Morozova was inspired by the female saints; she was empowered by her rank. Because she was a boyarina, she could turn her home into a center of schismatic activity and build her authority as a leader of the movement. Her status emboldened her to defy the tsar; she knew that he would hesitate to strike down a woman from a leading family. Her sense of her own authority also empowered her to lecture Avvakum, which roused class and gender resentments in the priest. Angrily he wrote to her, “Are you better than we because you are a boyar woman?… Moon and sun shine equally for everybody… and our Lord has not given any orders to earth and water to serve you more and men less.”46 Avvakum kept telling her over the years that she should submit to him because he was a man and a priest. He had to repeat these orders because she continued to assert herself.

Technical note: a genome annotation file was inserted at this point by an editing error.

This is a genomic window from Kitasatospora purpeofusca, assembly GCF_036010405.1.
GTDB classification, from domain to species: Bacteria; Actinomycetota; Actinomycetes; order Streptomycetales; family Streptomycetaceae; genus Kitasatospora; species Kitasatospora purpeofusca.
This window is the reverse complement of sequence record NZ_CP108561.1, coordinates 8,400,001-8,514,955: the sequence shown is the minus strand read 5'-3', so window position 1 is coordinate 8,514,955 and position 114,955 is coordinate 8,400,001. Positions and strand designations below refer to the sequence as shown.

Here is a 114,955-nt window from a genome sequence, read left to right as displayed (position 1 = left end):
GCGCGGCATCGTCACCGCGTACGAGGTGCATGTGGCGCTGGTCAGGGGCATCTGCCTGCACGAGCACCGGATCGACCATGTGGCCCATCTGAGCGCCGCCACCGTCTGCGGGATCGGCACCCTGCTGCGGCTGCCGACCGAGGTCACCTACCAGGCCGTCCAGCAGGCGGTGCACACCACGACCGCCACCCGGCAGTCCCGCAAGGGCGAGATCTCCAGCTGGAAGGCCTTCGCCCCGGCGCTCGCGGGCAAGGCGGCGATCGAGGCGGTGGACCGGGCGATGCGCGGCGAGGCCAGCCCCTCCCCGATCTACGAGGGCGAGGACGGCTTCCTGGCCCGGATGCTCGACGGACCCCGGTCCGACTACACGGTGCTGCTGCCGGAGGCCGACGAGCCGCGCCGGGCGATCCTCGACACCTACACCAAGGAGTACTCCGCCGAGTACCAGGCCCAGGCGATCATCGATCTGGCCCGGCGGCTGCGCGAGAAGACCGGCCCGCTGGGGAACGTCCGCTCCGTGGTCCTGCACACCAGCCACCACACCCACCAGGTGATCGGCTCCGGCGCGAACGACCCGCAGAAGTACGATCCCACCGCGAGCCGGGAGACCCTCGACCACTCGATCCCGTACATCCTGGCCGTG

All the Old Believer women, lay and clerical, risked social ostracism at best, death at worst. It was no small thing in Muscovy to refuse to obey the tsar and the priests, especially if one was a woman. So the great majority of women did not do it. Instead, they remained within the established faith and were probably horrified by the rebellion. When they heard about Naryshkina pulling her jailer’s beard or Morozova refusing to obey the tsar, they must have wondered how these women could so dishonor themselves. Who would ever speak to them again? Who would marry their daughters? Some devil must have possessed them. Otherwise they could not have forgotten that honor lay in being modest, stay‑at‑home, dutiful mistresses.